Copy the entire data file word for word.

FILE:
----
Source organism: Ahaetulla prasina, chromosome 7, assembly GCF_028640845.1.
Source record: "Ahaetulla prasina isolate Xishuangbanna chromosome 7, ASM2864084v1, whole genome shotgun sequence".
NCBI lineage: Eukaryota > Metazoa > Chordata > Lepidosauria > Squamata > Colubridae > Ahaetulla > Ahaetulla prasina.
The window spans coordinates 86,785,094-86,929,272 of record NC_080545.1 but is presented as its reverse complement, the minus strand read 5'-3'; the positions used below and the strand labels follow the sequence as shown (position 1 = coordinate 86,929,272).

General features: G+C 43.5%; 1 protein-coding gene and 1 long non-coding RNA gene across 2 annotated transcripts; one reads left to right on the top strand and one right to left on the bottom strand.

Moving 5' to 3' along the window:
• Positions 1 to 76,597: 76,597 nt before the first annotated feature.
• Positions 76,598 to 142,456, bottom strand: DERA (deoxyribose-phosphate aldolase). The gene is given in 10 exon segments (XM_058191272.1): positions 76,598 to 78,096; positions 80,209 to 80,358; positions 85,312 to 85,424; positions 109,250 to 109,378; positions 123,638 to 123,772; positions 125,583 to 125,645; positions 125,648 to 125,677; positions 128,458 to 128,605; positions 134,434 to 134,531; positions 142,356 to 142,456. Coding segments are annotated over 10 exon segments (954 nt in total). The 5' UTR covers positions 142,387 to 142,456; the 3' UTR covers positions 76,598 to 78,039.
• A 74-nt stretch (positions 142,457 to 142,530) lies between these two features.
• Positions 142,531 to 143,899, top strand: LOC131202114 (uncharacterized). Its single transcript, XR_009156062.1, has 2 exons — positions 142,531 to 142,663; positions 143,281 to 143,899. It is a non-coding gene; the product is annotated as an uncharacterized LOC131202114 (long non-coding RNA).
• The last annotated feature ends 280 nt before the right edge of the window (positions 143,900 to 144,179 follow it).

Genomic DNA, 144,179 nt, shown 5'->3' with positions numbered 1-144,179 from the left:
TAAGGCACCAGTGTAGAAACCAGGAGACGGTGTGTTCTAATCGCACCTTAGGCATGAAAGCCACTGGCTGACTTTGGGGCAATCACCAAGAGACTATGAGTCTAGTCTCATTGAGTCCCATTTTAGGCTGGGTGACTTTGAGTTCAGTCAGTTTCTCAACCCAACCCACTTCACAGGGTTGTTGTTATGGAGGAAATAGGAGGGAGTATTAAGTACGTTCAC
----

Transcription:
Source organism: Ahaetulla prasina, chromosome 7, assembly GCF_028640845.1.
Source record: "Ahaetulla prasina isolate Xishuangbanna chromosome 7, ASM2864084v1, whole genome shotgun sequence".
NCBI lineage: Eukaryota > Metazoa > Chordata > Lepidosauria > Squamata > Colubridae > Ahaetulla > Ahaetulla prasina.
The window spans coordinates 86,785,094-86,929,272 of record NC_080545.1 but is presented as its reverse complement, the minus strand read 5'-3'; the positions used below and the strand labels follow the sequence as shown (position 1 = coordinate 86,929,272).

General features: G+C 43.5%; 1 protein-coding gene and 1 long non-coding RNA gene across 2 annotated transcripts; one reads left to right on the top strand and one right to left on the bottom strand.

Moving 5' to 3' along the window:
• Positions 1 to 76,597: 76,597 nt before the first annotated feature.
• Positions 76,598 to 142,456, bottom strand: DERA (deoxyribose-phosphate aldolase). The gene is given in 10 exon segments (XM_058191272.1): positions 76,598 to 78,096; positions 80,209 to 80,358; positions 85,312 to 85,424; positions 109,250 to 109,378; positions 123,638 to 123,772; positions 125,583 to 125,645; positions 125,648 to 125,677; positions 128,458 to 128,605; positions 134,434 to 134,531; positions 142,356 to 142,456. Coding segments are annotated over 10 exon segments (954 nt in total). The 5' UTR covers positions 142,387 to 142,456; the 3' UTR covers positions 76,598 to 78,039.
• A 74-nt stretch (positions 142,457 to 142,530) lies between these two features.
• Positions 142,531 to 143,899, top strand: LOC131202114 (uncharacterized). Its single transcript, XR_009156062.1, has 2 exons — positions 142,531 to 142,663; positions 143,281 to 143,899. It is a non-coding gene; the product is annotated as an uncharacterized LOC131202114 (long non-coding RNA).
• The last annotated feature ends 280 nt before the right edge of the window (positions 143,900 to 144,179 follow it).

Genomic DNA, 144,179 nt, shown 5'->3' with positions numbered 1-144,179 from the left:
TAAGGCACCAGTGTAGAAACCAGGAGACGGTGTGTTCTAATCGCACCTTAGGCATGAAAGCCACTGGCTGACTTTGGGGCAATCACCAAGAGACTATGAGTCTAGTCTCATTGAGTCCCATTTTAGGCTGGGTGACTTTGAGTTCAGTCAGTTTCTCAACCCAACCCACTTCACAGGGTTGTTGTTATGGAGGAAATAGGAGGGAGTATTAAGTACGTTCAC